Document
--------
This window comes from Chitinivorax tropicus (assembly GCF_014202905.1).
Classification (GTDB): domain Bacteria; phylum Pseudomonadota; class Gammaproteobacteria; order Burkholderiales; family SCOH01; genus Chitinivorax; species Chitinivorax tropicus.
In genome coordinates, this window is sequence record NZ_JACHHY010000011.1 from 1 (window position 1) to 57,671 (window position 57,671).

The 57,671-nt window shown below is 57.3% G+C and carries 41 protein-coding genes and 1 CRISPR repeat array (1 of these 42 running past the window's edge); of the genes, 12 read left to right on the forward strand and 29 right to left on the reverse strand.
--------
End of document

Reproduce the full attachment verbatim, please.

This window comes from Chitinivorax tropicus (assembly GCF_014202905.1).
Classification (GTDB): domain Bacteria; phylum Pseudomonadota; class Gammaproteobacteria; order Burkholderiales; family SCOH01; genus Chitinivorax; species Chitinivorax tropicus.
In genome coordinates, this window is sequence record NZ_JACHHY010000011.1 from 1 (window position 1) to 57,671 (window position 57,671).

The 57,671-nt window shown below is 57.3% G+C and carries 41 protein-coding genes and 1 CRISPR repeat array (1 of these 42 running past the window's edge); of the genes, 12 read left to right on the forward strand and 29 right to left on the reverse strand.